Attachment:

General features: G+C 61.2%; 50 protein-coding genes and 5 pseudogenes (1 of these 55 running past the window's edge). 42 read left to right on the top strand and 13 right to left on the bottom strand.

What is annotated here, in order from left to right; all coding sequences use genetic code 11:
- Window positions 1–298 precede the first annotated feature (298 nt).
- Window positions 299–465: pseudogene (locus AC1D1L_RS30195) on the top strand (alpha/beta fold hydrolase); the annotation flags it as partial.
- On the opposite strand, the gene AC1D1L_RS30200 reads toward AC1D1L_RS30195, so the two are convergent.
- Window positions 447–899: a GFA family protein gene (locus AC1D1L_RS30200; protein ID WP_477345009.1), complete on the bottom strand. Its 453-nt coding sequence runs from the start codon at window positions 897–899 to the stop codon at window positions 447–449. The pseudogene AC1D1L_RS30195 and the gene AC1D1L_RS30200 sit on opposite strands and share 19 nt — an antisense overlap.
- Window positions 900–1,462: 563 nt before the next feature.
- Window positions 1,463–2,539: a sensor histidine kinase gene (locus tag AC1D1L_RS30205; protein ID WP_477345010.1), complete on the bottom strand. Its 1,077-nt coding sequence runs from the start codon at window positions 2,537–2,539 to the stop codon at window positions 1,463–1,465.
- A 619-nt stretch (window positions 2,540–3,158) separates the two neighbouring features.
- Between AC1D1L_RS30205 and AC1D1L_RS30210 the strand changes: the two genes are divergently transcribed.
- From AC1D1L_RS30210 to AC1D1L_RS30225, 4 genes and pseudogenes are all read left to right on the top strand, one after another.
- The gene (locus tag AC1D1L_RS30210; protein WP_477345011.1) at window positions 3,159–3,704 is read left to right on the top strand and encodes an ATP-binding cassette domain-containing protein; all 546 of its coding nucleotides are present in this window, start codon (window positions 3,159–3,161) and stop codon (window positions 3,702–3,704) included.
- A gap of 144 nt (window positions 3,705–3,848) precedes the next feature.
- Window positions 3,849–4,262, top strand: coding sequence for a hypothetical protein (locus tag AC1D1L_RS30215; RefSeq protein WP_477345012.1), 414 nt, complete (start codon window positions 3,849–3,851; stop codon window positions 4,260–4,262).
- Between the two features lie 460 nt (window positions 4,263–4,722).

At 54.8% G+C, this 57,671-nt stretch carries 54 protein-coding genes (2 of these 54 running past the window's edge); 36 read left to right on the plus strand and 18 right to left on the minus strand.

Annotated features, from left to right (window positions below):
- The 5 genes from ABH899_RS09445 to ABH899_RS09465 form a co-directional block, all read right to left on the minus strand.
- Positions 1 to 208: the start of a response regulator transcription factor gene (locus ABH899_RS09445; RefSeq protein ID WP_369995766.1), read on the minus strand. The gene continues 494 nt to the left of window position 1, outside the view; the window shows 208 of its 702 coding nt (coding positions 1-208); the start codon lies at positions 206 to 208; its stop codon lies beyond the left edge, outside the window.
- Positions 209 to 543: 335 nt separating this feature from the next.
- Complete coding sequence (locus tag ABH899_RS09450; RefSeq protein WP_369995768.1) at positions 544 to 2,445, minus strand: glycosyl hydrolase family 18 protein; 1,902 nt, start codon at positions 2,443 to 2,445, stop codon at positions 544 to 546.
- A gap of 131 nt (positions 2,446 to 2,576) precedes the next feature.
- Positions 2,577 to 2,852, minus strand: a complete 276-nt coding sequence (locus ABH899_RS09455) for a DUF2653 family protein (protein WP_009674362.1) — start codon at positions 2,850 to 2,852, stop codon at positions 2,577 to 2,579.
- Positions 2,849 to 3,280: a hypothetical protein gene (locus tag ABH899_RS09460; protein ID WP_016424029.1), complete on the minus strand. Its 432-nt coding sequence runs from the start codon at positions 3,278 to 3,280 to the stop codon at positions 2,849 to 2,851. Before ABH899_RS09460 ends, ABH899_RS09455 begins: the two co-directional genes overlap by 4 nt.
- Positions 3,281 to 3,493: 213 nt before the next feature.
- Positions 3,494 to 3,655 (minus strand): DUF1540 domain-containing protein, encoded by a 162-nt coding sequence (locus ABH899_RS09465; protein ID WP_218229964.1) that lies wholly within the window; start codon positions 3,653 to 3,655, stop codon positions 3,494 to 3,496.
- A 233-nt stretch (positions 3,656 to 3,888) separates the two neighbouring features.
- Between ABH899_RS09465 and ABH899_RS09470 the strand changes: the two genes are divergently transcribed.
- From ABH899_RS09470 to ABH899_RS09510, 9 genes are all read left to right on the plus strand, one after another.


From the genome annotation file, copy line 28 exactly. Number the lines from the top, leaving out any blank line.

- Between ABH899_RS09465 and ABH899_RS09470 the strand changes: the two genes are divergently transcribed.